The Unlikely Success of the War on Poverty Community Action Programs
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Explores how community action programs used federal funds to sponsor social protest–based community reform.
Honorable Mention, 2008 Gustavus Myers Book Award, presented by the Gustavus Myers Center for Human Rights in North America
Impossible Democracy challenges the conventional wisdom that the War on Poverty failed, by exploring the unlikely success of its community action programs. Using two projects in Manhattan that were influential precursors of community action programs—the Mobilization for Youth and the Harlem Youth Opportunities Unlimited-Associated Community Teams—Noel A. Cazenave analyzes national and local conflicts in the 1960s over what the nature of community action should be. Fueled by the civil rights movement, activist social scientists promoted a model of community action that allowed for the use of social protest as an instrument of local reform. In addition, they advanced a more participatory view of how democracy should work, one that insisted local decision making not be left solely to elected officials and other powerful people, as traditionally done.
Noel A. Cazenave is Associate Professor of Sociology at the University of Connecticut and coauthor (with Kenneth J. Neubeck) of the award-winning Welfare Racism: Playing the Race Card Against America's Poor.
"…[a] compelling, ambitious, and thought-provoking book … Cazenave's analysis of CAP is a fresh and important testament to the complexity of social programs and the many challenges that lie ahead in efforts to advance participatory democracy. " — Social Service Review
"…provides a valuable and timely service in correcting exaggeratedly harsh criticisms of community action programs. " — American Journal of Sociology
"…provide[s] a picture of the recent American past that challenges current popular and political, if not scholarly, understandings of the first and only time in history Americans sought an end to poverty … [and] reassert[s] the role of politics and the state in dealing with economic forces and developments, a welcome reassertion in an era of increasing economic insecurity and globalization. " — Journal of Social History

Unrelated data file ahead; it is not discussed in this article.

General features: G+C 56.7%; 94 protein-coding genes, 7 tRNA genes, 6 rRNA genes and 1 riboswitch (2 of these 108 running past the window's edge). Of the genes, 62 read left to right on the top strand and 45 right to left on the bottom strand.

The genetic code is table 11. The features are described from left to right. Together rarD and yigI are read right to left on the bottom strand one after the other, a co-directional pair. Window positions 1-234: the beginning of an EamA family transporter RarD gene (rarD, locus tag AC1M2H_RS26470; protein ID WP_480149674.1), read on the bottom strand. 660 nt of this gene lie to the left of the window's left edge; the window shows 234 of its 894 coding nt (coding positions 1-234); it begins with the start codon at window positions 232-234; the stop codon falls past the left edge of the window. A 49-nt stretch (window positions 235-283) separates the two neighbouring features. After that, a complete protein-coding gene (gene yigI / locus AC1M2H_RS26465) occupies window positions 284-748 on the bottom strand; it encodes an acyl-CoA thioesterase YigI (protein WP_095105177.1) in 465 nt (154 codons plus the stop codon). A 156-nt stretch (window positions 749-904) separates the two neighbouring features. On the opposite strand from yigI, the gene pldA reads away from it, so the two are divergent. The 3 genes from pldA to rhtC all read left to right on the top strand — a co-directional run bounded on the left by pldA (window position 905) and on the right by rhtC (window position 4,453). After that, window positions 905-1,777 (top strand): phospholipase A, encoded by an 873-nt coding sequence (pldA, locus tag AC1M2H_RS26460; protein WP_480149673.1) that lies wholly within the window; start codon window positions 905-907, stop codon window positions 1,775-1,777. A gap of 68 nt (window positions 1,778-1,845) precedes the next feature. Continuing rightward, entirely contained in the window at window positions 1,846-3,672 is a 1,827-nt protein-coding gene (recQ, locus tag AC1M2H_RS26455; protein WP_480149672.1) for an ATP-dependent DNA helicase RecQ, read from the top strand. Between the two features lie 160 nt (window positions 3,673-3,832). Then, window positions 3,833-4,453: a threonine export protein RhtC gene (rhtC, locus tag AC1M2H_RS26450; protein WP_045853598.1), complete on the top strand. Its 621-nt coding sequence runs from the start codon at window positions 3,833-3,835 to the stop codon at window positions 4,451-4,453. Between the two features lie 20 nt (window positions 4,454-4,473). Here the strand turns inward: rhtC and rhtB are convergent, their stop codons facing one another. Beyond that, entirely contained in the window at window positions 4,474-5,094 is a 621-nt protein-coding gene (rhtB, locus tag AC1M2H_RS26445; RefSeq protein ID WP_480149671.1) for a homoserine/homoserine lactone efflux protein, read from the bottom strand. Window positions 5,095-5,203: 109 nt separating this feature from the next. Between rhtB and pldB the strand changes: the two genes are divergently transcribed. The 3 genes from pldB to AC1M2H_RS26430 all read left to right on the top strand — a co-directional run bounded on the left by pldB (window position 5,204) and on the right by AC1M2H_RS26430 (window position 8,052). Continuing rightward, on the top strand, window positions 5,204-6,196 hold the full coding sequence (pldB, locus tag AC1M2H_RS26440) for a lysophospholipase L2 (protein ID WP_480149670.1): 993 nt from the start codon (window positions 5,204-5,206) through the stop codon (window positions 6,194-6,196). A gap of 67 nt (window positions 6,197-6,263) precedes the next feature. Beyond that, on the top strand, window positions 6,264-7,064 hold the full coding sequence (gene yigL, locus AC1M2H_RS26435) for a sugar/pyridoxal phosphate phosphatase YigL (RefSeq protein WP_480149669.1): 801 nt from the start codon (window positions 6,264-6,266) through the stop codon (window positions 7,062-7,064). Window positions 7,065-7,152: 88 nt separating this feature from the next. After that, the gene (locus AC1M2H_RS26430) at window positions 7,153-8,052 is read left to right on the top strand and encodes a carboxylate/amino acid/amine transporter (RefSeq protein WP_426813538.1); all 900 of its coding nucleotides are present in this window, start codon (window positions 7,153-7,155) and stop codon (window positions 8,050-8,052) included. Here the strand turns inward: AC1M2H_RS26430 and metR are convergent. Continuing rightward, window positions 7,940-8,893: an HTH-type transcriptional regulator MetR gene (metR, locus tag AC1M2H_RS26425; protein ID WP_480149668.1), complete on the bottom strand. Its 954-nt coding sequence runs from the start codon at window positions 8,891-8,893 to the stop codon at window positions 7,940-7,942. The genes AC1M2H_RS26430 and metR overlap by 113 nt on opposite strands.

"After dissecting the politicking, particularly in the New York state and mayoral contexts, Cazenave ends up having demonstrated pragmatically how community action really became embedded successfully in community settings nationwide defying pacification attempts. " — Myers Book Commentary
"…breaks new ground in political sociology, democratic theory, the sociology of organizations, and public administration. " — CHOICE
"Noel Cazenave argues persuasively that these much-maligned programs, forged in the vortex of powerful social movements, were in fact a remarkable political experiment, with lasting effects that enlarged American democracy. This book will change the way we view the 1960s. " — Frances Fox Piven, author of Challenging Authority: How Ordinary People Change America
"Cazenave brings to this subject a fresh approach as an historical sociologist as much concerned with the top-down as the bottom-up perspective on the programs' validity and consequences. He takes New York City as the focus of his analysis but teases out the larger meaning of his local case. And he challenges the failure consensus, a stand that should revive interest in what many see as a closed chapter in LBJ's War on Poverty. " — Zane L. Miller, author of Visions of Place: The City, Neighborhoods, Suburbs, and Cincinnati's Clifton, 1850–2000
"Interesting and compelling, this new take on the topic addresses questions of public policy and science and democracy that have become central in several allied fields, such as policy studies, political science, sociology, and social work. " — Alan F. Zundel, author of Declarations of Dependency: The Civic Republican Tradition in U. S. Poverty Policy